When it comes to religious establishment, American Protestants have all become Baptists.
The Morgan Library’s Exhibition, “Word and Image: Martin Luther’s Reformation” commemorated the 500th anniversary of the 95 Theses, Luther’s bill-of-particulars against the sale of indulgences that instigated the Protestant Reformation and changed the course of world history.
The collection is truly amazing. In addition to paintings and woodcuts by Cranach, Durer and other Renaissance masters, it has historical documents never before seen in this country. The exhibition contains an actual indulgence—a receipt for the donation of money to rebuild St. Peter’s Basilica in Rome; one of the six remaining broadside editions of the 95 Theses themselves, as well as popular pamphlets and sermons by Luther, which enterprising printers distributed throughout Europe; the papal bull and the imperial edict condemning Luther and his works; and pieces of propaganda from both sides. There are autographed letters from Luther and others that show struggles behind the scenes, including an amusing one in which Luther requests that the authorities not agree to provide him safe passage, so that he can avoid appearing before a Church tribunal. The letters also suggest how Luther’s protests got away from him and led to a civilization-changing conflict neither side anticipated.
Most incredible of all, there are Luther’s handwritten notes of his testimony at his trial before the Diet of Worms in 1521, in which he refused to recant his controversial statements about Church authority. The notes break off before the famous ending, which Luther may have delivered extemporaneously:
Unless I am convinced by the testimony of the Holy Scriptures or by evident reason-for I can believe neither pope nor councils alone, as it is clear that they have erred repeatedly and contradicted themselves-I consider myself convicted by the testimony of Holy Scripture, which is my basis; my conscience is captive to the Word of God. Thus I cannot and will not recant, because acting against one’s conscience is neither safe nor sound. God help me. Amen.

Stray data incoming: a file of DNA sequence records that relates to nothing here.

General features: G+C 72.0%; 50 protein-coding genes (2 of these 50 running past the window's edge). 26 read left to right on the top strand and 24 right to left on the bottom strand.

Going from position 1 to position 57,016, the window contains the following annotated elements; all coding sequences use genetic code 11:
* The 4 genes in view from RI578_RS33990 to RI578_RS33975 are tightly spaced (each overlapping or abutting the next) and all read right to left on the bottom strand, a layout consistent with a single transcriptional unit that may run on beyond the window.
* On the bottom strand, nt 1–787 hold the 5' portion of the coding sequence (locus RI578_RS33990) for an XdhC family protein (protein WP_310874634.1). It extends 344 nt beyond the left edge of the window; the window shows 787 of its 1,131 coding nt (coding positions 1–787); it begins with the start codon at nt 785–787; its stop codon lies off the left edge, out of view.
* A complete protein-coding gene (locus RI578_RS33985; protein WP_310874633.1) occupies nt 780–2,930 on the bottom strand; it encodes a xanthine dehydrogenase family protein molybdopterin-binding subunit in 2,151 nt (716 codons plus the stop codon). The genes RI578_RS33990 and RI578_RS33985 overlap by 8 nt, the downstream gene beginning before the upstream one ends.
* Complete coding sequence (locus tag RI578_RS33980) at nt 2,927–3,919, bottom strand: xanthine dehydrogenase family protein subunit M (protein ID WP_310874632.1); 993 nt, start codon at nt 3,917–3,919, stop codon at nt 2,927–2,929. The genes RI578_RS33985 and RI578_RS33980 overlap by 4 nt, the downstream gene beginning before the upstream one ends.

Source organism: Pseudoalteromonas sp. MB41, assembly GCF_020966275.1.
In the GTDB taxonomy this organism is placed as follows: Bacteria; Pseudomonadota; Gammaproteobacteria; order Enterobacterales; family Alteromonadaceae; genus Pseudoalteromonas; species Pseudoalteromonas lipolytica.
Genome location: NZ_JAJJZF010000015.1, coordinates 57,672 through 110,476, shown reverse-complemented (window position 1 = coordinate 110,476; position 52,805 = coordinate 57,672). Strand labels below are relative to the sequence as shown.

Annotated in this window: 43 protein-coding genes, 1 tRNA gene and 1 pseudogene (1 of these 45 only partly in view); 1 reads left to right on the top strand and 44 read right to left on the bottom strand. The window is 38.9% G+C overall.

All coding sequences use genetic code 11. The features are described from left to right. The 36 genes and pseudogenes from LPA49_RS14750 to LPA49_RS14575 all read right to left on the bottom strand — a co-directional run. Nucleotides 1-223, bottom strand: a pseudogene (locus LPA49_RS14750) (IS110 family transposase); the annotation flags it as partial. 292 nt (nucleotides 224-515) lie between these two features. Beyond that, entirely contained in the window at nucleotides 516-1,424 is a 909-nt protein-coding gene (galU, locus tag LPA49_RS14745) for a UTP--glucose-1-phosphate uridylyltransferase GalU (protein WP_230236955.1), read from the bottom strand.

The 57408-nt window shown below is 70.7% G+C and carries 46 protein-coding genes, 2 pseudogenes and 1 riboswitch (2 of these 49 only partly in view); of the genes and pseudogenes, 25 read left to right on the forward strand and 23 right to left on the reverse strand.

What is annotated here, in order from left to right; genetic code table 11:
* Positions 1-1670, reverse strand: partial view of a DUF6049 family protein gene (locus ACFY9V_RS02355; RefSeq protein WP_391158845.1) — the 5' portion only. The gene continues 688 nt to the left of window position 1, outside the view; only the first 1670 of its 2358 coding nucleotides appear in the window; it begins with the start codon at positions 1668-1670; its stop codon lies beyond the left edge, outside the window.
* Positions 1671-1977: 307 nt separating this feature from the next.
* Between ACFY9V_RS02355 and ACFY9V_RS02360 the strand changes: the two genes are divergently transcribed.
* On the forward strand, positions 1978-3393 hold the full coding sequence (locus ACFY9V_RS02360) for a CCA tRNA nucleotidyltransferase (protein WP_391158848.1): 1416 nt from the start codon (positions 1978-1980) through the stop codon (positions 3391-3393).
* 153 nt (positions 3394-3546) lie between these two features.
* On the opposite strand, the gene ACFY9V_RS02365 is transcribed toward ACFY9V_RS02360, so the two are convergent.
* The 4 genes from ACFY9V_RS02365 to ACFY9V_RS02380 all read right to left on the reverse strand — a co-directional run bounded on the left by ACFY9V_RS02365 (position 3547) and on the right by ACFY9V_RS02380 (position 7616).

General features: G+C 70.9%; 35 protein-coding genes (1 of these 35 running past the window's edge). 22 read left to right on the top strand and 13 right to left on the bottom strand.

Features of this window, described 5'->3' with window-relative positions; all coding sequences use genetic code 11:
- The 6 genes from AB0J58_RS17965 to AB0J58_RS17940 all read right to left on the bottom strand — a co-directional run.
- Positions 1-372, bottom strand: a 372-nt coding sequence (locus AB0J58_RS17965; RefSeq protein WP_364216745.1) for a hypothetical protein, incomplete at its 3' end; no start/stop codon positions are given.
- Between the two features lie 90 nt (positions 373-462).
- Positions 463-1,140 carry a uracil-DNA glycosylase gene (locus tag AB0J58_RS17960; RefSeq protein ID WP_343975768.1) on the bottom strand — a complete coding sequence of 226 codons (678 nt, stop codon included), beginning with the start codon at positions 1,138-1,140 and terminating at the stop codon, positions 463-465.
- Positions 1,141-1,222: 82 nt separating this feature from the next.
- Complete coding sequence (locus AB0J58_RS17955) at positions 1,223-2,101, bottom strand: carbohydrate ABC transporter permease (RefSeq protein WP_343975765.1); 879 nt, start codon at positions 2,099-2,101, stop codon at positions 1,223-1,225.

The Morgan doesn’t expressly take sides in the historical dispute between Luther and the Catholic Church, but it’s pretty clear where its sympathies lie. The exhibition gives Luther’s arguments against indulgences and Church authority pride of place; although it notes some of the Church’s responses, it downplays them. On my visit, I overheard a docent explain to her tour group that the Church taught that just by following its rules one could be assured of a place in Heaven. I’m not a catechist, or even a Catholic, but I’m pretty sure that’s a simplistic statement of contemporary Catholic theology, and no doubt was in Luther’s time as well.
Why does the Morgan favor Luther in his debate with the Church? It’s not because the management is Lutheran. It’s because, whatever the debate within Christianity on Faith versus Works—and both Lutheran and Catholic theology show more nuance than people typically understand—in the secular world, Luther has come to stand for the overthrow of traditional authority in favor of individual subjectivity. We typically mean something very different by “conscience” than he did in that statement at Worms, but his emphasis on individual conviction rather than received wisdom anticipates the preeminence of personal authenticity as a social and political value. That’s why Luther continues to appeal to our wider culture today.